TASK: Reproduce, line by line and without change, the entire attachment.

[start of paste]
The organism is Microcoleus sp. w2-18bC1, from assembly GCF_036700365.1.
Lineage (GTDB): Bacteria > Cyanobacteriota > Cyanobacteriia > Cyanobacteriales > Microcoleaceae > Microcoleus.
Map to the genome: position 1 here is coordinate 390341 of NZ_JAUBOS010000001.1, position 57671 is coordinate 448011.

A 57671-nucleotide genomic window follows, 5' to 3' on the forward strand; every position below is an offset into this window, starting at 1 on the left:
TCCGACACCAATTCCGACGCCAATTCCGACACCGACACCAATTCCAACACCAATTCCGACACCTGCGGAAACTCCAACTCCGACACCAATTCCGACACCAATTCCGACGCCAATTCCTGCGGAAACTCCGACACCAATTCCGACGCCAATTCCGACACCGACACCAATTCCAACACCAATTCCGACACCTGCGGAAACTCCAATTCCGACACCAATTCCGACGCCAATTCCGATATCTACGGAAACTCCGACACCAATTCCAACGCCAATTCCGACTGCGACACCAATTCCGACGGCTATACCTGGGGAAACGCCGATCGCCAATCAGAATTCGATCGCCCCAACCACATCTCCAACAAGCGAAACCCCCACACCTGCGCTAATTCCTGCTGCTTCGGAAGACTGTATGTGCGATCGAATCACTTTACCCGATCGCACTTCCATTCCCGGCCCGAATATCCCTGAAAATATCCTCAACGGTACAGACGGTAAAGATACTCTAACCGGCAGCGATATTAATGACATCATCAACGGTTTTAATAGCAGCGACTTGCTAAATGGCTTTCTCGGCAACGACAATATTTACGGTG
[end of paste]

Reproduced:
The organism is Microcoleus sp. w2-18bC1, from assembly GCF_036700365.1.
Lineage (GTDB): Bacteria > Cyanobacteriota > Cyanobacteriia > Cyanobacteriales > Microcoleaceae > Microcoleus.
Map to the genome: position 1 here is coordinate 390341 of NZ_JAUBOS010000001.1, position 57671 is coordinate 448011.

A 57671-nucleotide genomic window follows, 5' to 3' on the forward strand; every position below is an offset into this window, starting at 1 on the left:
TCCGACACCAATTCCGACGCCAATTCCGACACCGACACCAATTCCAACACCAATTCCGACACCTGCGGAAACTCCAACTCCGACACCAATTCCGACACCAATTCCGACGCCAATTCCTGCGGAAACTCCGACACCAATTCCGACGCCAATTCCGACACCGACACCAATTCCAACACCAATTCCGACACCTGCGGAAACTCCAATTCCGACACCAATTCCGACGCCAATTCCGATATCTACGGAAACTCCGACACCAATTCCAACGCCAATTCCGACTGCGACACCAATTCCGACGGCTATACCTGGGGAAACGCCGATCGCCAATCAGAATTCGATCGCCCCAACCACATCTCCAACAAGCGAAACCCCCACACCTGCGCTAATTCCTGCTGCTTCGGAAGACTGTATGTGCGATCGAATCACTTTACCCGATCGCACTTCCATTCCCGGCCCGAATATCCCTGAAAATATCCTCAACGGTACAGACGGTAAAGATACTCTAACCGGCAGCGATATTAATGACATCATCAACGGTTTTAATAGCAGCGACTTGCTAAATGGCTTTCTCGGCAACGACAATATTTACGGTG